Being part of a group is great, but it can also drag us down if there is some negative behavior in the group and we feel pressured to go along. In this week's portion, God instructs Abraham to pull himself away from the negative behaviors of the people around him and be his own man. We can learn from Abraham to stick to our values of right and wrong even if those around us try to get us to act otherwise..


In our story, a kid struggles not to get swept along by the crowd.


Yuchh! Cindy ran coughing to the washroom sink and felt like she had just swallowed an ashtray. How could anyone stand putting these things in their mouths? Yet that was just what all the kids in the crowd Cindy had been hanging out with lately were doing, and it kind of made her feel like she had to start smoking too.

She liked being part of tight group of friends since it made her feel accepted and not alone. But being part of them meant doing what they did, even if some of the things they were into made Cindy uncomfortable.

For a while she had been able to avoid the smoking issue by saying she wasn't in the mood. But today during mid-morning break, Cindy felt stuck. Vicky, one of the group's leaders of the group which called itself 'the Rebels', handed her the cigarette she was smoking and told her to take a puff. Cindy felt she really didn't have a choice and took a few puffs and now she felt totally nauseous, her throat was burning and she had to get herself together before the next class started in a just a few minutes.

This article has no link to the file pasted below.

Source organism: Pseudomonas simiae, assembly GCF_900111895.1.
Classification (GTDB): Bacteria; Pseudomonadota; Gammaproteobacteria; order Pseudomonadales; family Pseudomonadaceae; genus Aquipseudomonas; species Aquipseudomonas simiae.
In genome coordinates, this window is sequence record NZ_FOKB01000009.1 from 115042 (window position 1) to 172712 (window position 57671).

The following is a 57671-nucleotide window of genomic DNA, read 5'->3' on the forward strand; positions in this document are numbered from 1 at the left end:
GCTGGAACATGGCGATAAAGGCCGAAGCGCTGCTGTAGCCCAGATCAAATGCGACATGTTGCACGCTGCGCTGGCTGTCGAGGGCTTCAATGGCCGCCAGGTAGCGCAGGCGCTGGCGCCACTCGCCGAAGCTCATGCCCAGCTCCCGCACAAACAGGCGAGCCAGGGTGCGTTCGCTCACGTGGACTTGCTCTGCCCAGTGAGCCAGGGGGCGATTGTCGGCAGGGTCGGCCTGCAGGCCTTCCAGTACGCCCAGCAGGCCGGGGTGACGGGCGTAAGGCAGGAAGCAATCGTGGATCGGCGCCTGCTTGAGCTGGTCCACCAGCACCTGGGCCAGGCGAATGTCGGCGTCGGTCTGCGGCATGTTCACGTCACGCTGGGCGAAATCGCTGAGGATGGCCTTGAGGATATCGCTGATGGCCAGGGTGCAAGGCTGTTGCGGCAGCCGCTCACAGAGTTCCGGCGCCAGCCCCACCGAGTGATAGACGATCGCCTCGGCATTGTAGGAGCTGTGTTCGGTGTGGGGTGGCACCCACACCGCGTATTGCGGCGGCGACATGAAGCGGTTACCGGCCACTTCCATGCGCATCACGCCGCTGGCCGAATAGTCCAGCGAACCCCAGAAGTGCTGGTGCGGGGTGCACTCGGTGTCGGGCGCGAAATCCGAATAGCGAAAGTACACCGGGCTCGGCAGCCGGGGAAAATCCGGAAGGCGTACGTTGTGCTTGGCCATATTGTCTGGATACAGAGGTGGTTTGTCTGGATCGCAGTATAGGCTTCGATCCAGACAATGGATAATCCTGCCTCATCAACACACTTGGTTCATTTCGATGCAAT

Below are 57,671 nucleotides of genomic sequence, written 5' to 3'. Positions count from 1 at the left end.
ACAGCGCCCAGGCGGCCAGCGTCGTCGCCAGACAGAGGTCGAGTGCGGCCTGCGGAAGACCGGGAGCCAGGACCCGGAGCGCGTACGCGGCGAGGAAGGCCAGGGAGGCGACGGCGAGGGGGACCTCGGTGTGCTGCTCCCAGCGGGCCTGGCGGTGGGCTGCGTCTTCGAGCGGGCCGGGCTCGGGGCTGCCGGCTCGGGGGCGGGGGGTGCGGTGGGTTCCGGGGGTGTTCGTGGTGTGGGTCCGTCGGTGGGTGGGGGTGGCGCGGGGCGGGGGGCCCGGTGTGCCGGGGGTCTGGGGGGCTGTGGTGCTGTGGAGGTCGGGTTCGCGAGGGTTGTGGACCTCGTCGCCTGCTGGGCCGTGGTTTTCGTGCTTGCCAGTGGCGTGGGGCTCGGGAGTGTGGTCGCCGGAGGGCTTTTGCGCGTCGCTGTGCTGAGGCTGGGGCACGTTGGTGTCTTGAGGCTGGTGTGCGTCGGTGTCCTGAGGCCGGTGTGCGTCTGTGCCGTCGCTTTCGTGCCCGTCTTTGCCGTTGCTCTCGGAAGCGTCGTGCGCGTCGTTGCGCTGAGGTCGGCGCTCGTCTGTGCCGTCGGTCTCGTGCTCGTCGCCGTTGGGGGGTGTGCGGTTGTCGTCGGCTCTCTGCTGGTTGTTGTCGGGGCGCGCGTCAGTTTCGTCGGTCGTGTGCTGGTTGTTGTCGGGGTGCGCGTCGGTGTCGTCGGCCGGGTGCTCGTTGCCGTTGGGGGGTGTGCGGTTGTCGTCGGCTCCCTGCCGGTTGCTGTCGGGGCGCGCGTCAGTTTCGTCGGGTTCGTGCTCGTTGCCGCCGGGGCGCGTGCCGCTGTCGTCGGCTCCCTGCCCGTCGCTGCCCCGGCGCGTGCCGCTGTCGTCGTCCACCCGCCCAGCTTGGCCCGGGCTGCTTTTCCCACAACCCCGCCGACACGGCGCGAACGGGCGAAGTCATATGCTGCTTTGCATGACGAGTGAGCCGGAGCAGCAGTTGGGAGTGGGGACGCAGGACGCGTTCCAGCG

The girl quickly popped a couple of breath mints into her mouth to kill the taste, and looking into the mirror over the sink, tried her best to make herself look presentable for class, although it would be a challenge to do anything with her spiky, gelled-up hair. She felt the hairstyle made her look ridiculous, but it was what all the kids were wearing, and she had gone along too - just because.

History had never been one of Cindy's favorite subjects. She was much more into thinking about the present, if not the future, but the way Mrs. Travis, their teacher taught it, it kind of seemed real. So despite her head still spinning from the disgusting cigarette smoke, Cindy tried to tune in.

"Abraham, the father of the Jewish people was a big rebel," the teacher remarked.

A rebel? That certainly wasn't the picture of Abraham Cindy had in her mind. The teacher continued. "His ideas put him on one side of the river, while the whole world stood on the other. But no matter how they pressured him to be like them, no matter what they said, did, or even threatened, Abraham wouldn't budge from what he knew was right. Nobody likes to stand alone, but to Abraham, being true to himself - and to God - was worth the price. He was a rebel to do what was right."